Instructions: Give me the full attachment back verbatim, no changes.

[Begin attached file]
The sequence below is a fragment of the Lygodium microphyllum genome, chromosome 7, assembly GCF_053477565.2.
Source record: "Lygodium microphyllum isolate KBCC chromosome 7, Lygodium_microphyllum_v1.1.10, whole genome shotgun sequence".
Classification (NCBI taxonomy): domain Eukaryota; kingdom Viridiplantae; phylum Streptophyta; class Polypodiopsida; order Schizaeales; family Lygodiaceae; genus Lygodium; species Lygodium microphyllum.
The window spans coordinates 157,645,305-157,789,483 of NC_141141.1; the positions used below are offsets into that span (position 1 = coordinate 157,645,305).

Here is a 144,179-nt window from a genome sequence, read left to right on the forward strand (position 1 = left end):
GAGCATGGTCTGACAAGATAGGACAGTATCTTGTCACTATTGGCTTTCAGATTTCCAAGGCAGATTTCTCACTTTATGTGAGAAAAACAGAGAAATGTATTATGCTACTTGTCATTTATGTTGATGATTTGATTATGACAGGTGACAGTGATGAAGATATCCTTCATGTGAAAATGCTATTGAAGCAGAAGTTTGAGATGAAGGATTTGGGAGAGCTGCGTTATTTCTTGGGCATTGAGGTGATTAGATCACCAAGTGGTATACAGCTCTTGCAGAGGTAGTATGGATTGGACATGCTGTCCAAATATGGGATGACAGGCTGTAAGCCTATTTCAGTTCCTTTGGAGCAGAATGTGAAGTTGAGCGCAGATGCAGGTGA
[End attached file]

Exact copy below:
The sequence below is a fragment of the Lygodium microphyllum genome, chromosome 7, assembly GCF_053477565.2.
Source record: "Lygodium microphyllum isolate KBCC chromosome 7, Lygodium_microphyllum_v1.1.10, whole genome shotgun sequence".
Classification (NCBI taxonomy): domain Eukaryota; kingdom Viridiplantae; phylum Streptophyta; class Polypodiopsida; order Schizaeales; family Lygodiaceae; genus Lygodium; species Lygodium microphyllum.
The window spans coordinates 157,645,305-157,789,483 of NC_141141.1; the positions used below are offsets into that span (position 1 = coordinate 157,645,305).

Here is a 144,179-nt window from a genome sequence, read left to right on the forward strand (position 1 = left end):
GAGCATGGTCTGACAAGATAGGACAGTATCTTGTCACTATTGGCTTTCAGATTTCCAAGGCAGATTTCTCACTTTATGTGAGAAAAACAGAGAAATGTATTATGCTACTTGTCATTTATGTTGATGATTTGATTATGACAGGTGACAGTGATGAAGATATCCTTCATGTGAAAATGCTATTGAAGCAGAAGTTTGAGATGAAGGATTTGGGAGAGCTGCGTTATTTCTTGGGCATTGAGGTGATTAGATCACCAAGTGGTATACAGCTCTTGCAGAGGTAGTATGGATTGGACATGCTGTCCAAATATGGGATGACAGGCTGTAAGCCTATTTCAGTTCCTTTGGAGCAGAATGTGAAGTTGAGCGCAGATGCAGGTGA